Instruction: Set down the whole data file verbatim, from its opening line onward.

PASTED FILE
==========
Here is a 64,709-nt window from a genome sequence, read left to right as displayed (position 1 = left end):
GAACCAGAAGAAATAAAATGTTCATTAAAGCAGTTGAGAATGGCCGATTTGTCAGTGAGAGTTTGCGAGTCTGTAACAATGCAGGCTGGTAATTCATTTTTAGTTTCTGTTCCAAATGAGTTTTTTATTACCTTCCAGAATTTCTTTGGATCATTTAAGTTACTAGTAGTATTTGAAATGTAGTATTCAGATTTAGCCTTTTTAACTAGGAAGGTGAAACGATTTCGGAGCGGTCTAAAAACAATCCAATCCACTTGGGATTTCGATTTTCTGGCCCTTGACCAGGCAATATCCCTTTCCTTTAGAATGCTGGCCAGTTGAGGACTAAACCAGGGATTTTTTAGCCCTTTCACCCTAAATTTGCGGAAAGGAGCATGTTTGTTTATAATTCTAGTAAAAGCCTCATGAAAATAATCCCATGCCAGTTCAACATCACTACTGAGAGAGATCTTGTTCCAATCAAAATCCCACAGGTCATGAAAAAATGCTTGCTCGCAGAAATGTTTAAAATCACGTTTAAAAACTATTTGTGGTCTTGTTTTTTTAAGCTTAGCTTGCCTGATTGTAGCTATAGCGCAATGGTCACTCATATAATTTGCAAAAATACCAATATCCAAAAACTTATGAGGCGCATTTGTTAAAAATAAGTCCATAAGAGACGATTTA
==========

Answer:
Here is a 64,709-nt window from a genome sequence, read left to right as displayed (position 1 = left end):
GAACCAGAAGAAATAAAATGTTCATTAAAGCAGTTGAGAATGGCCGATTTGTCAGTGAGAGTTTGCGAGTCTGTAACAATGCAGGCTGGTAATTCATTTTTAGTTTCTGTTCCAAATGAGTTTTTTATTACCTTCCAGAATTTCTTTGGATCATTTAAGTTACTAGTAGTATTTGAAATGTAGTATTCAGATTTAGCCTTTTTAACTAGGAAGGTGAAACGATTTCGGAGCGGTCTAAAAACAATCCAATCCACTTGGGATTTCGATTTTCTGGCCCTTGACCAGGCAATATCCCTTTCCTTTAGAATGCTGGCCAGTTGAGGACTAAACCAGGGATTTTTTAGCCCTTTCACCCTAAATTTGCGGAAAGGAGCATGTTTGTTTATAATTCTAGTAAAAGCCTCATGAAAATAATCCCATGCCAGTTCAACATCACTACTGAGAGAGATCTTGTTCCAATCAAAATCCCACAGGTCATGAAAAAATGCTTGCTCGCAGAAATGTTTAAAATCACGTTTAAAAACTATTTGTGGTCTTGTTTTTTTAAGCTTAGCTTGCCTGATTGTAGCTATAGCGCAATGGTCACTCATATAATTTGCAAAAATACCAATATCCAAAAACTTATGAGGCGCATTTGTTAAAAATAAGTCCATAAGAGACGATTTA